Practice of Medicine - homeopathy360

Practice of Medicine

Q1. Wernicke’s encephalopathy is due to deficiency of (Bihar/Homoeo/MO/QP/2014):
a) Thiamine
b) Riboflavin
c) Pyridoxine
d) Niacin
Answer: (a)

Note Out of above given variables (a) Thiamine – is suggested.
Stem: Wernicke’s encephalopathy

A common condition in patients with long term alcoholism, resulting largely from thiamine deficiency and characterized by disturbances in ocular motility, pupillary alterations, nystagmus, and ataxia with tremors. An organic toxic psychosis is often an associated finding, and Korsakoff syndrome often coexists; the characteristic cellular pathology is found in several areas of the brain, particularly the mammillary bodies and regions adjacent to the third and fourth ventricles. Ref:

Review of variables
a) Thiamine:
Wernicke’s encephalopathy: Triad of Ophthalmoplegia, ataxia, confusion. Caused by a deficiency of Vitamin B1-Thiamine. Ref: Pg-485 and 868-23rd Ed, Gowalla
Thiamine is Vitamin B1; helps convert food into energy needed for healthy skin, hair, muscles, and brain. Deficiency causes Beriberi, Wernicke’s – Korsakoff syndrome. Triad of Wernicke encephalopathy consists of ophthalmoplegia, ataxia and confusion. Recommended daily amount: M: 1.2 mg, W: 1.1 mg. Food sources; eggs, fish, fruits, grains, kidneys, legumes, liver, meat, milk, nuts, poultry, seeds, vegetables, and yeast
b) Riboflavin:
Riboflavin deficiency causes angular stomatitis. Ref: Pg-868-23rd Ed, Gowalla
RIBOFLAVIN (vitamin B2)- Helps convert food into energy- needed for healthy skin, hair, blood, and brain. RDA: M: 1.3 mg, W: 1.1 mg. Food source-milk, yoghurt, cheese, whole and enriched grains and cereals, liver. Deficiency causes Angular stomatitis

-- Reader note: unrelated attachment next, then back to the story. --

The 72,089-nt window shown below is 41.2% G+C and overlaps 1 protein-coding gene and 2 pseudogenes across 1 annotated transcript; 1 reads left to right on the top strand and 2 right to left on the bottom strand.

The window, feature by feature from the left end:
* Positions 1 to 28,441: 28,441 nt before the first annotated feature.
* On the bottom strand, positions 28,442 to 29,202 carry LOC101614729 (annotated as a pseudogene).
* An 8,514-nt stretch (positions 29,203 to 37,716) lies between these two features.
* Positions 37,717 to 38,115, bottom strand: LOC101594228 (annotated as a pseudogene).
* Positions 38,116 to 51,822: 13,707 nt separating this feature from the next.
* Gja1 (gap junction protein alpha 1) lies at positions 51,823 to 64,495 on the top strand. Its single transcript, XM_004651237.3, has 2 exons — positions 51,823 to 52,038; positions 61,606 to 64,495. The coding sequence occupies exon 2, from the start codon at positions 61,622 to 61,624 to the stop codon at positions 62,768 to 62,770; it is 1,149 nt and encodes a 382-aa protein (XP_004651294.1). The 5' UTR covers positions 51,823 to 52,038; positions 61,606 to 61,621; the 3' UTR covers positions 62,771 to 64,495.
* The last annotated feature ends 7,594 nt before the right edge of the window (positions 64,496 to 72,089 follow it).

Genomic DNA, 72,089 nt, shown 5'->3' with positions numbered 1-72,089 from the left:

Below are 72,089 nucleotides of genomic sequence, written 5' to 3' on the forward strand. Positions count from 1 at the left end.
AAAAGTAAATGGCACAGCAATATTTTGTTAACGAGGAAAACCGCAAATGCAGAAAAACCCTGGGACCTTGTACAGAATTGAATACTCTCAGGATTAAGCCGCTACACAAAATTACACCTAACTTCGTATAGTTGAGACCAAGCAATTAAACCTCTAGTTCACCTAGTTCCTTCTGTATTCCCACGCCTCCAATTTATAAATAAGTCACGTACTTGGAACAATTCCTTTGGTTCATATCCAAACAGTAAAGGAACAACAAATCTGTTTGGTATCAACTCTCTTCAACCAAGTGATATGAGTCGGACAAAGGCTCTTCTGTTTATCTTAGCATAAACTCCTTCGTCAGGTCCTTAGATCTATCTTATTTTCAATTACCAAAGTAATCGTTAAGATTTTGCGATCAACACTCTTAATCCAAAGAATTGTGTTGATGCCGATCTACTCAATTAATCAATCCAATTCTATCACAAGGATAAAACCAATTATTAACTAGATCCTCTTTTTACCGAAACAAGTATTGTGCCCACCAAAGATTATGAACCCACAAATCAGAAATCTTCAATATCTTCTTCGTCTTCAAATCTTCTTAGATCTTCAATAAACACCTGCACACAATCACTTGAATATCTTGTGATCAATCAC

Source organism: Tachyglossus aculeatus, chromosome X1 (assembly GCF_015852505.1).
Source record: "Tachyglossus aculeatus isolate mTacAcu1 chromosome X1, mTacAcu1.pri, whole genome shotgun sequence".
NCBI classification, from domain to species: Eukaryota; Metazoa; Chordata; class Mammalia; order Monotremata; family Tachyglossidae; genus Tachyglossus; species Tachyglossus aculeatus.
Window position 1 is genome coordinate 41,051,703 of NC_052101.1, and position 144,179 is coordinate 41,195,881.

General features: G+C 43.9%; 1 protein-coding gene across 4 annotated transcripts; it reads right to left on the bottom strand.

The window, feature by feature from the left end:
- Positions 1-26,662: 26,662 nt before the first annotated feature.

c) Pyridoxine:
Pyridoxine deficiency:
1. Ch. convulsions in infant may be due to lack of pyridoxine.
2. Polyneuropathy – as a complication of isoniazid treatment of T.B. Ref: Pg-486 and 869-23rd Ed, Gowalla
VITAMIN B6 (pyridoxal, pyridoxine, pyridoxamine) aids in lowering homocysteine levels and may reduce the risk of heart disease. Helps convert tryptophan to niacin and serotonin, a neurotransmitter that plays key roles in sleep, appetite, and moods. Helps make red blood cells, influences cognitive abilities and immune function. RDA: 31–50: M: 1.3 mg, W: 1.3 mg 51+: M: 1.7 mg, W: 1.5 mg. Food source; Meat, fish, poultry, legumes, tofu and other soy products, potatoes, non-citrus fruits such as bananas and watermelons. Deficiency causes Glossitis, Cheliosis
d) Niacin:
Nicotinic acid (PP Factor)-Deficiency – Mental confusion. Pellagra. (Note: Requirement does not increase during pregnancy) Ref: Pg-486 and 868,869-23rd Ed, Gowalla
NIACIN (vitamin B3, nicotinic acid). Helps convert food into energy. Essential for healthy skin, blood cells, brain, and nervous system. RDA: M: 16 mg, W: 14 mg. Food source: meat, poultry, fish, fortified and whole grains, mushrooms, potatoes, peanut butter. Deficiency causes: Pellagra

Q2. The following diseases are transmitted by autosomal recessive genes (Bihar/Ayush/Homoeo/MO/ QP/2014):
a) Idiopathic haemochromatosis
b) Von Recklinghausen disease
c) Von Willebrand disease
d) Cystic fibrosis
Answer: Use your discretion

Note Out of the variables given above the most suitable choice suggested is (a) Idiopathic haemochromatosis and (d) Cystic fibrosis – is transmitted by autosomal recessive genes.

Review of variables
a) Idiopathic haemochromatosis (Autosomal Recessive)
The disease is inherited in an autosomal recessive pattern, which means both copies of the gene in each cell have mutations. Most often, the parents of an individual with an autosomal recessive condition each carry one copy of the mutated gene, but do not show signs and symptoms of the condition. Ref:
b) Von Recklinghausen disease (Autosomal Dominant)
NF-1 was formerly known as von Recklinghausen disease after the researcher (Friedrich Daniel von Recklinghausen) who first documented the disorder. NF-1 is inherited in an autosomal dominant fashion, although it can also arise due to spontaneous mutation. Ref: Ref: Pg-940-23rd Ed, Golwalla